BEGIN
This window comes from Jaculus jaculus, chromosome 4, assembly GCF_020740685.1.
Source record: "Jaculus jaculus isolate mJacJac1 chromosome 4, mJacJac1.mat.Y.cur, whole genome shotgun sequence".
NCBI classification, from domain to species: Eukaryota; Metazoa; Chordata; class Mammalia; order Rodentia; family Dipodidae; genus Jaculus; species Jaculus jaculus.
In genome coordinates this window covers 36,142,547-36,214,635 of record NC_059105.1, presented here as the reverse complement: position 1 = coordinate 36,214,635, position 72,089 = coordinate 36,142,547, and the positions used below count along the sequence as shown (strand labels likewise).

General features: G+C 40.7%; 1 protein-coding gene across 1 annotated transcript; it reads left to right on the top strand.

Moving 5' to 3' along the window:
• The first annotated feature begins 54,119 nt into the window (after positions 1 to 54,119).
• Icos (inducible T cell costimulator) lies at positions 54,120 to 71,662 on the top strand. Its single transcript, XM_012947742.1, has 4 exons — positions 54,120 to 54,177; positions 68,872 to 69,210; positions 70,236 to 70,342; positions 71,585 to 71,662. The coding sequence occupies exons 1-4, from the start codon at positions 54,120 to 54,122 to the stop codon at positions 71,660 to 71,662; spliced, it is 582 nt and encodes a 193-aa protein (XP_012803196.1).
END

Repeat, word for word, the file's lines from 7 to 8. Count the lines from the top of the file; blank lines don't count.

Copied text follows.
• The first annotated feature begins 54,119 nt into the window (after positions 1 to 54,119).
• Icos (inducible T cell costimulator) lies at positions 54,120 to 71,662 on the top strand. Its single transcript, XM_012947742.1, has 4 exons — positions 54,120 to 54,177; positions 68,872 to 69,210; positions 70,236 to 70,342; positions 71,585 to 71,662. The coding sequence occupies exons 1-4, from the start codon at positions 54,120 to 54,122 to the stop codon at positions 71,660 to 71,662; spliced, it is 582 nt and encodes a 193-aa protein (XP_012803196.1).